What is happening to him in Belgium? De Bruyne explains it very easily!
It is a classic of every World Cup: the star of the second-row national team who after a while gets frustrated with preaching about the desert, who looks around and notices companions much scarcer than those he is used to seeing every day in the club. At that point, there are two possible reactions: either he puts himself at the head of his ramshackle army and drags it towards the unimaginable, like Maradona in Mexico (but also Bale at Euro 2016) or he starts huffing and complaining about the inadequacy of others, like Ronaldo has often done in Portugal and Ibrahimovic in Sweden or as De Bruyne did the other night in Belgium, where even some players around a certain level have it.
Gestures and quarrels, the frustration of De Bruyne – During the match won with difficulty against Canada, the Belgian champion spoke at length with body language (and not only with that), dropping his arms at his teammates’ mistakes, gesturing with coach Martinez to get him to change something and complaining of what was there, arguing on the pitch with Alderweireld and not celebrating Batshuayi’s goal, clearly letting it be understood what he was thinking of the team, his teammates, the game.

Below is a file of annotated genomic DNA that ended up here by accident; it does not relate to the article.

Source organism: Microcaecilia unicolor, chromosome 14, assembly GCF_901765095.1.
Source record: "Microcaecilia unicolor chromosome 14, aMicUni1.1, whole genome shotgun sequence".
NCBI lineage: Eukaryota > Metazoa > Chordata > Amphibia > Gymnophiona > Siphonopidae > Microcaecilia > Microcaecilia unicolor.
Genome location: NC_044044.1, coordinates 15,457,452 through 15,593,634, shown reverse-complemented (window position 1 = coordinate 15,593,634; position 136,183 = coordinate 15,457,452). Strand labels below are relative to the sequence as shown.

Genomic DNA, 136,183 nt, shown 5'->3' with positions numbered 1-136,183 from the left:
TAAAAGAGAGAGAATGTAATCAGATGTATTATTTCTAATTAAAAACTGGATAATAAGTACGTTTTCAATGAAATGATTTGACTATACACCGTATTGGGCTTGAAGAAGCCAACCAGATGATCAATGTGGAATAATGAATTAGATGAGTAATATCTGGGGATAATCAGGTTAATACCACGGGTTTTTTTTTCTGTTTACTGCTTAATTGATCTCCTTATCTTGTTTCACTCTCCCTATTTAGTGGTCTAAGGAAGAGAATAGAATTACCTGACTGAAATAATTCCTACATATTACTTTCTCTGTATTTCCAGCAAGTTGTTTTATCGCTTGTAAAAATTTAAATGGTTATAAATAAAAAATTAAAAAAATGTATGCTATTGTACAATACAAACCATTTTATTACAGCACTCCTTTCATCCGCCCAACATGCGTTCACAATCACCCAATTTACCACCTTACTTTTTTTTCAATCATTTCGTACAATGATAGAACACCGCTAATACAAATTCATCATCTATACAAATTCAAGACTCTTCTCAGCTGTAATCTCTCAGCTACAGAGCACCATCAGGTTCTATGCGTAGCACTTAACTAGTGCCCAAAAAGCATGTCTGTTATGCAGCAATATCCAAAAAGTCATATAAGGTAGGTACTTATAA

“It makes my life a lot easier,” he stated. “The way he leads the team is very clear and I feel very comfortable with him. Both our contracts run to 2025, so that makes it easier. I could not be happier.” “[But Belgium] can’t play in the same way as Manchester City. As a national team, you have to adapt to the players you have around you.
“Does it frustrate me sometimes? Yes, but I should show that less, although that is the perfection I strive for.”
De Bruyne was named player of the match as Belgium began their World Cup campaign with an unconvincing 1-0 win over Canada in Group F on Wednesday. The midfielder cut a frustrated figure throughout and did not partake in celebrations for Michy Batshuayi’s eventual winner, though he is aware he needs to keep his visible annoyance on a leash.
“I do know that my reactions are not always good,” he added. “I look for moments afterwards, to find that peace, but people know that it’s my way to help the team play better and get more out of the game. But of course, I also have to learn to react in a better way. Every now and then the emotions spill over, but that’s also part of the game.”
Belgium next play Morocco on Sunday, before their final Group F match with Croatia next Thursday.